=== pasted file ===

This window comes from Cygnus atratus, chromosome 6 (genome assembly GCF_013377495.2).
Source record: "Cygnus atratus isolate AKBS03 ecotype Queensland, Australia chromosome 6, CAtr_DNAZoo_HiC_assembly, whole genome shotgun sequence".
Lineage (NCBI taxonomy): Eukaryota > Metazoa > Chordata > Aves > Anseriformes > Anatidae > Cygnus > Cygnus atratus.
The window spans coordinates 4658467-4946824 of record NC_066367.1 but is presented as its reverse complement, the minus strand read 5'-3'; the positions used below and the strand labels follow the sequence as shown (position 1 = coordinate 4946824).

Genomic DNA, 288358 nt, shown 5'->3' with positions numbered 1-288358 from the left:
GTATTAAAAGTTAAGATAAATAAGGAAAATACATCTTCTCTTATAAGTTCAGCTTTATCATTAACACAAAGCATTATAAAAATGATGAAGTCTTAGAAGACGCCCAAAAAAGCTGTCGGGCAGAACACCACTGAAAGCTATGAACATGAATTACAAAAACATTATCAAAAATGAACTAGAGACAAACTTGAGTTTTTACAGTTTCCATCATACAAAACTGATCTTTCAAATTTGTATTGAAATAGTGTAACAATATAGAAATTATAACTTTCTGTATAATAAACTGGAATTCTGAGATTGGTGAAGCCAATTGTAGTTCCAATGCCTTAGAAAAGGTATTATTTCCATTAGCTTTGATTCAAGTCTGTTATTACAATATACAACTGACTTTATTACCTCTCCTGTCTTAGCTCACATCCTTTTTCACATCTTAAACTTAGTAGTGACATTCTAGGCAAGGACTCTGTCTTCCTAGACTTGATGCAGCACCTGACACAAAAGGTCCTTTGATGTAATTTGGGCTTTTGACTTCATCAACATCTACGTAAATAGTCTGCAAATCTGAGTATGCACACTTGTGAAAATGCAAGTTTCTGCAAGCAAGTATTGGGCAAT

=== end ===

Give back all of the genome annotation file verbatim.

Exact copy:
This window comes from Cygnus atratus, chromosome 6 (genome assembly GCF_013377495.2).
Source record: "Cygnus atratus isolate AKBS03 ecotype Queensland, Australia chromosome 6, CAtr_DNAZoo_HiC_assembly, whole genome shotgun sequence".
Lineage (NCBI taxonomy): Eukaryota > Metazoa > Chordata > Aves > Anseriformes > Anatidae > Cygnus > Cygnus atratus.
The window spans coordinates 4658467-4946824 of record NC_066367.1 but is presented as its reverse complement, the minus strand read 5'-3'; the positions used below and the strand labels follow the sequence as shown (position 1 = coordinate 4946824).

Genomic DNA, 288358 nt, shown 5'->3' with positions numbered 1-288358 from the left:
GTATTAAAAGTTAAGATAAATAAGGAAAATACATCTTCTCTTATAAGTTCAGCTTTATCATTAACACAAAGCATTATAAAAATGATGAAGTCTTAGAAGACGCCCAAAAAAGCTGTCGGGCAGAACACCACTGAAAGCTATGAACATGAATTACAAAAACATTATCAAAAATGAACTAGAGACAAACTTGAGTTTTTACAGTTTCCATCATACAAAACTGATCTTTCAAATTTGTATTGAAATAGTGTAACAATATAGAAATTATAACTTTCTGTATAATAAACTGGAATTCTGAGATTGGTGAAGCCAATTGTAGTTCCAATGCCTTAGAAAAGGTATTATTTCCATTAGCTTTGATTCAAGTCTGTTATTACAATATACAACTGACTTTATTACCTCTCCTGTCTTAGCTCACATCCTTTTTCACATCTTAAACTTAGTAGTGACATTCTAGGCAAGGACTCTGTCTTCCTAGACTTGATGCAGCACCTGACACAAAAGGTCCTTTGATGTAATTTGGGCTTTTGACTTCATCAACATCTACGTAAATAGTCTGCAAATCTGAGTATGCACACTTGTGAAAATGCAAGTTTCTGCAAGCAAGTATTGGGCAAT